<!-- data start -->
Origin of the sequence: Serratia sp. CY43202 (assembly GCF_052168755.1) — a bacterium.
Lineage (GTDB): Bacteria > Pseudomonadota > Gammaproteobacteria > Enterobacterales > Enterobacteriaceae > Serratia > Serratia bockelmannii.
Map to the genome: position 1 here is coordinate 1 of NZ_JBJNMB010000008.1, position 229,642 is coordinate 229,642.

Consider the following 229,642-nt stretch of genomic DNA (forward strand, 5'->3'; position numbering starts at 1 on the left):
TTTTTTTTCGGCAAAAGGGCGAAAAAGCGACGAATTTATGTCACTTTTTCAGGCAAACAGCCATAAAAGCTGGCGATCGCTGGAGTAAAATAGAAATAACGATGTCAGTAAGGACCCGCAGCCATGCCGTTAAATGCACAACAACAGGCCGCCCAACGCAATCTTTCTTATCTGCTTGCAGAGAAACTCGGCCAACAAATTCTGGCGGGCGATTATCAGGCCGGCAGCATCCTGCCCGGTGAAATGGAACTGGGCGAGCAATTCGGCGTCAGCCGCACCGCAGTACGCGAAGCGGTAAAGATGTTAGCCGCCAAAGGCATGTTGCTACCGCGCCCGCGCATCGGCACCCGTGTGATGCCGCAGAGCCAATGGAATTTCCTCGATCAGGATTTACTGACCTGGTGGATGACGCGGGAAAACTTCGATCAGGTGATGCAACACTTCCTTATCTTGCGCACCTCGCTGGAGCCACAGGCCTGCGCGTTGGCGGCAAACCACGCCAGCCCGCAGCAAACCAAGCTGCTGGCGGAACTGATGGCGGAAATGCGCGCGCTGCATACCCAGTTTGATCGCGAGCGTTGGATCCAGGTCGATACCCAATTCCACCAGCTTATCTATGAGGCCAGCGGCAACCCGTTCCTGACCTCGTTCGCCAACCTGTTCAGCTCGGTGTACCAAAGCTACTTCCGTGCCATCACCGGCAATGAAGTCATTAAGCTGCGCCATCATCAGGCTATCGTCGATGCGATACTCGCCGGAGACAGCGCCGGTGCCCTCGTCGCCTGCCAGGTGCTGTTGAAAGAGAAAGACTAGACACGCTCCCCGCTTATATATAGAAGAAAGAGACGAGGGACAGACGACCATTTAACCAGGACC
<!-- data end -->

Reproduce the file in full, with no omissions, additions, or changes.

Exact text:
Origin of the sequence: Serratia sp. CY43202 (assembly GCF_052168755.1) — a bacterium.
Lineage (GTDB): Bacteria > Pseudomonadota > Gammaproteobacteria > Enterobacterales > Enterobacteriaceae > Serratia > Serratia bockelmannii.
Map to the genome: position 1 here is coordinate 1 of NZ_JBJNMB010000008.1, position 229,642 is coordinate 229,642.

Consider the following 229,642-nt stretch of genomic DNA (forward strand, 5'->3'; position numbering starts at 1 on the left):
TTTTTTTTCGGCAAAAGGGCGAAAAAGCGACGAATTTATGTCACTTTTTCAGGCAAACAGCCATAAAAGCTGGCGATCGCTGGAGTAAAATAGAAATAACGATGTCAGTAAGGACCCGCAGCCATGCCGTTAAATGCACAACAACAGGCCGCCCAACGCAATCTTTCTTATCTGCTTGCAGAGAAACTCGGCCAACAAATTCTGGCGGGCGATTATCAGGCCGGCAGCATCCTGCCCGGTGAAATGGAACTGGGCGAGCAATTCGGCGTCAGCCGCACCGCAGTACGCGAAGCGGTAAAGATGTTAGCCGCCAAAGGCATGTTGCTACCGCGCCCGCGCATCGGCACCCGTGTGATGCCGCAGAGCCAATGGAATTTCCTCGATCAGGATTTACTGACCTGGTGGATGACGCGGGAAAACTTCGATCAGGTGATGCAACACTTCCTTATCTTGCGCACCTCGCTGGAGCCACAGGCCTGCGCGTTGGCGGCAAACCACGCCAGCCCGCAGCAAACCAAGCTGCTGGCGGAACTGATGGCGGAAATGCGCGCGCTGCATACCCAGTTTGATCGCGAGCGTTGGATCCAGGTCGATACCCAATTCCACCAGCTTATCTATGAGGCCAGCGGCAACCCGTTCCTGACCTCGTTCGCCAACCTGTTCAGCTCGGTGTACCAAAGCTACTTCCGTGCCATCACCGGCAATGAAGTCATTAAGCTGCGCCATCATCAGGCTATCGTCGATGCGATACTCGCCGGAGACAGCGCCGGTGCCCTCGTCGCCTGCCAGGTGCTGTTGAAAGAGAAAGACTAGACACGCTCCCCGCTTATATATAGAAGAAAGAGACGAGGGACAGACGACCATTTAACCAGGACC